Woman does not "operate" as do the professional he- hypnotists. Instead of giving you a bright button or brand- new dime to look at, she puts her dimples in evidence-- maelstroms of love in a sea of beauty. She dazzles you for a moment with the dreamy splendor of her eyes, then studies the toe of a boot that would raise a Kansas corn- crop for Trilby or supply Cinderella with bunions. She looks down to blush and she looks up to sigh--catches you "a- comin' an' goin' "--and you're gone! You realize that the linchpin is slipping out of your logic, but you let 'er slip. You suspect that your judgment has taken unto itself wings, and that you couldn't tell whether you're a red-licker Democrat or a hard-cider Prohibitionist; but you don't care. You simply bid farewell to every fear and give the "operator" your undivided attention. She plays with a skilled hand on all your senses, until the last one of them "passes in music out of sight" and leaves you a mental bankrupt. She makes you drunken with the music of her voice and maddens you with the low, sweet melody of her skirts. She permits you, quite accidentally, of course, to catch a glimpse of an ankle turned for an angel, and, as she bends forward to chastise you with her fan, your vagrant gaze rests for a fleeting moment on alabaster hemispheres rising in a billowy sea of lace, like Aphrodite cradled in old ocean's foam. You are now far advanced in the hypnotic trance, and very fond of it as far as you've got. Her every posture is a living picture, her slightest movement a sensuous symphony, her breath upon your cheek a perfumed air to waft you to the dreamy but dangerous land of the lotus-eaters. You drift nearer, and ever nearer, like a moth revolving in narrowing circles around an incandescent light, until you find yourself alone with her in some cozy nook, the world forgetting if not by your creditors forgot. Being naturally industrious, you seek employment, and she gives you her hand to hold. Of course, she could hold it herself, but the occupation pleases you, and she doesn't mind. Besides, you make more rapid progress into the realm of irresponsibility by taking care of it for her occasionally. You conceive that what is worth doing at all is worth doing well, and freeze to that little fragment of pulsing snow like a farmer to his Waterbury in a camp-meeting crowd. She rewards your devotion to duty by a gentle pressure, and a magnetic thrill starts at your finger tips and goes through your system like an applejack toddy, until it makes your toes tingle, then starts on its return trip, gathering volume as it travels, until it becomes a tidal wave that envelops all your world. You are now uncertain whether you have hit the lottery for the capital prize or been nominated for justice of the peace. You have lost your identity, and should you chance to meet yourself in the middle of the road would need an introduction. The larger the supply of brains you sat into the game with, the less you have left. You begin to talk incoherently, and lay the premise for a breach of promise case. You sip the hand-made nectar from the rosy slot in her face, harrow the Parisian peach bloom on her cheek with your scrubbing-brush mustache, reduce the circumference of her health-corset with your manly arm, and your hypnotism is complete. Right there the last faint adumbration of responsibility ends and complete mental aberration begins. You sigh like a furnace and write sonnets to your mistress' eyebrow--you cut fantastic capers before high Heaven for the divertisement of those who don't yet know how it is themselves. The "operator" may break the spell by marrying you, in which case you will return by easy stages to the normal and again become a sane man and useful member of society; but if she lets you down with the "sister" racket, your nervous system is pretty apt to sour. When a woman loses her hypnotic power she either straddles a bike, becomes a religious crank or seeks surcease for her sorrow among the female suffragists.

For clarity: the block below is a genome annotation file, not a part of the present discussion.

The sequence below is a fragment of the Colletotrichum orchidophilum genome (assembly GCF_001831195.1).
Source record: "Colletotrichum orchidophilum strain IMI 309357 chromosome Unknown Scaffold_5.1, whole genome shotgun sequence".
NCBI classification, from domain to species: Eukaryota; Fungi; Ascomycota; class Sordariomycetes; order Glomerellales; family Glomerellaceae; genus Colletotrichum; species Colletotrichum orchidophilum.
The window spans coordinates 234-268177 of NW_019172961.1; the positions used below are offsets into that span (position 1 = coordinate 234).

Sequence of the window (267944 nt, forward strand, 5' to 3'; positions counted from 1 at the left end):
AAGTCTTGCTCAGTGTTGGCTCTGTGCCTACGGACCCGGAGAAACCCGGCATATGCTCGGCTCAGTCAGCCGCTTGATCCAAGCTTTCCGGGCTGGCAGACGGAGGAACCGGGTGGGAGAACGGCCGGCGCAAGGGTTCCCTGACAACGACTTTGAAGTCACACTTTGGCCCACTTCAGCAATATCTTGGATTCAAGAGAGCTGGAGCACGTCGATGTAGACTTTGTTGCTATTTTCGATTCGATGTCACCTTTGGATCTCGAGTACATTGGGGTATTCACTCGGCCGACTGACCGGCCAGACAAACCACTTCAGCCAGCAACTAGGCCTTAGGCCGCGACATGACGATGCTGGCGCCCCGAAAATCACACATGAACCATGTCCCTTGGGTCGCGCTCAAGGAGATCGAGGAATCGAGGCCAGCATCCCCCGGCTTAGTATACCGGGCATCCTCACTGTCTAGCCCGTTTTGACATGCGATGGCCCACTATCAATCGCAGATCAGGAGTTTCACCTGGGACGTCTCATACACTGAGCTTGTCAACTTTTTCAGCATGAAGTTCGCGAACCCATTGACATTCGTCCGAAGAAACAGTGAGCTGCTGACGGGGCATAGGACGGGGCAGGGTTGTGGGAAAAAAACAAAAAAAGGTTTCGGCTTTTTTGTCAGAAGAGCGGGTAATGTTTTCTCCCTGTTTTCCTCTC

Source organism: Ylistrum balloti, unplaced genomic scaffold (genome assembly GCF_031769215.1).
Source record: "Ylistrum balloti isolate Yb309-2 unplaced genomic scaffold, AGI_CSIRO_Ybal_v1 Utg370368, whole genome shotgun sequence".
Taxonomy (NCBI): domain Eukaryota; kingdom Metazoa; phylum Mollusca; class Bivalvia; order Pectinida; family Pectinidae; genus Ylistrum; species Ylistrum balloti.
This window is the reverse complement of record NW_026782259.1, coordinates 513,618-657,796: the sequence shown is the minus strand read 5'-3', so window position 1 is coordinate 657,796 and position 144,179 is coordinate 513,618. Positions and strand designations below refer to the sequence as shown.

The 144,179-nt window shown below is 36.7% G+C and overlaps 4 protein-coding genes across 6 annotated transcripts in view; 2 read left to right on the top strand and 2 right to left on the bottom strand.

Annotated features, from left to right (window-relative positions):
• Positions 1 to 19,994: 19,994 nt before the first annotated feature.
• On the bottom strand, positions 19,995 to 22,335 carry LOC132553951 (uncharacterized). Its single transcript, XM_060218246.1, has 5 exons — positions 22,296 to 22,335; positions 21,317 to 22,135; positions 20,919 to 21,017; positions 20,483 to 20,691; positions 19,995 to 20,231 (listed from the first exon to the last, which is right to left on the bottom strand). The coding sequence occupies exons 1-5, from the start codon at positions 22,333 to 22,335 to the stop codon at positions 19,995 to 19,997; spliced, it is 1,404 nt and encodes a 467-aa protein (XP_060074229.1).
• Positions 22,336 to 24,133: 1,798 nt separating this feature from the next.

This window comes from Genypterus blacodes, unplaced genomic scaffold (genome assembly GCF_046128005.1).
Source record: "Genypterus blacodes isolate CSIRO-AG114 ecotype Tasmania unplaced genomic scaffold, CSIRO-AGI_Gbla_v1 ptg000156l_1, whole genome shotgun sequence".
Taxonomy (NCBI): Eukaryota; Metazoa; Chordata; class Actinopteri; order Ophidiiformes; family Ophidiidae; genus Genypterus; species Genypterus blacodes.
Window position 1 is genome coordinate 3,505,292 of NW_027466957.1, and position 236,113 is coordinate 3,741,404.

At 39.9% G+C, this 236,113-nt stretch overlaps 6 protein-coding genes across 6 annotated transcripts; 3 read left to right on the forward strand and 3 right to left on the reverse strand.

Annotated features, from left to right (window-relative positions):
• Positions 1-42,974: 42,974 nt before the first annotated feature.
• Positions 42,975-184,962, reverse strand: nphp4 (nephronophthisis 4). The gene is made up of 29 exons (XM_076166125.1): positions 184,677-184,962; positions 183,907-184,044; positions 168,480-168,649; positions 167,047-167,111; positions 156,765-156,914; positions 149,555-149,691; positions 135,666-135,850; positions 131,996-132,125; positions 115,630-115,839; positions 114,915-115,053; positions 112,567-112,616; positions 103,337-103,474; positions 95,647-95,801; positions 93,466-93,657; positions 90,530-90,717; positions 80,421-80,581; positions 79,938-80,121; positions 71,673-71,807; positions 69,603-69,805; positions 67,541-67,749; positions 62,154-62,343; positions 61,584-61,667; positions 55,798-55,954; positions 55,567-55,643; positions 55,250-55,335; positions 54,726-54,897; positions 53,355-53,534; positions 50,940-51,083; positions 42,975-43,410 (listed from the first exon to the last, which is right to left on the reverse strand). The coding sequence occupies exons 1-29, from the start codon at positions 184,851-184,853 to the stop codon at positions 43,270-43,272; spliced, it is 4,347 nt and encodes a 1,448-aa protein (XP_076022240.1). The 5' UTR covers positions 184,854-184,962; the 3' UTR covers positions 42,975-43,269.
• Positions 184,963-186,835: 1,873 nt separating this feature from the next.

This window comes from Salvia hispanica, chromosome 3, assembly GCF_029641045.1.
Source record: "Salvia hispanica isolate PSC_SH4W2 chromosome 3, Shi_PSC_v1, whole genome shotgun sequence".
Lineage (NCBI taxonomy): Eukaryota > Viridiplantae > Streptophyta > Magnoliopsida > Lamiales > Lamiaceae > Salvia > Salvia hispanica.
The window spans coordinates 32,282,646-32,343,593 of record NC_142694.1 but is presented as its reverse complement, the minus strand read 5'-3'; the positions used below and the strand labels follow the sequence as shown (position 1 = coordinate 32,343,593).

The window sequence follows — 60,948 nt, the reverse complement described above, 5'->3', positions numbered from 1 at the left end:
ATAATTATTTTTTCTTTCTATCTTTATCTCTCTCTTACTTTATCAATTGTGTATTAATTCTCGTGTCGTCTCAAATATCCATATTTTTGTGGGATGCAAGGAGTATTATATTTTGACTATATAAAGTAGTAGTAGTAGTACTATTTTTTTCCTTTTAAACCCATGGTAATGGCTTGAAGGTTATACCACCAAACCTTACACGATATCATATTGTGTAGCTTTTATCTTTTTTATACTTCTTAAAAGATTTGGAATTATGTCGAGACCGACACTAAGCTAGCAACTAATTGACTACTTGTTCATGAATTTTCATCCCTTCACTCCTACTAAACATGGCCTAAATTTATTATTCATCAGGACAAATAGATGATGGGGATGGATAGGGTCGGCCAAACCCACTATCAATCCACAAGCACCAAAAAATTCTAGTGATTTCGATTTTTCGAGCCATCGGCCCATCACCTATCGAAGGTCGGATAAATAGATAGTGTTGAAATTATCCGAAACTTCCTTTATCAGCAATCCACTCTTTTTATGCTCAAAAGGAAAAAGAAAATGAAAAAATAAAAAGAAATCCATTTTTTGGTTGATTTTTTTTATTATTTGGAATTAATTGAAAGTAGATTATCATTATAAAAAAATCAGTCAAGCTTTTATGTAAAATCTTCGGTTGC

(The end)
William Cowper Brann's essay: Hypnotic Power Of Her

If you like this book please share to your friends :
NEXT BOOKS

Victor Hugo's Immortality Victor Hugo's Immortality

Victor Hugo's Immortality
Philadelphia's school board has barred Victor Hugo's "Les Miserables" from the list of books to be used in the high school in the teaching of French, as a book not fit for girls. What would not one give for a diagram of the heads of these educators? It must be a nasty mind which can find anything immoral in that book as a whole. One may take a chapter out here and there, and show it to be broad and coarse, divorced from the context, but the whole effect of the book is moral. The mind of
PREVIOUS BOOKS

Are Women Devoid Of Desire? Are Women Devoid Of Desire?

Are Women Devoid Of Desire?
Perhaps a religious periodical like the ICONOCLAST should avoid a question of such delicacy, should leave it to the medical magazines, which may speak as plainly as they please, even in the presence of the proverbial "young person"--now deep in the study of physiology and even essaying the practice of therapeutics. My quarrel, however, is with these same medical magazines, which delight in discovering mares' nests for no other apparent purpose than to make mankind uncomfortable. They will persist in disregarding the time-honored axiom that "everybody knows more than anybody," a truism which Dr. Spahr elaborated in his declaration
NEXT 10 BOOKS | PREVIOUS 10 BOOKS | RANDOM 10 BOOKS
LEAVE A COMMENT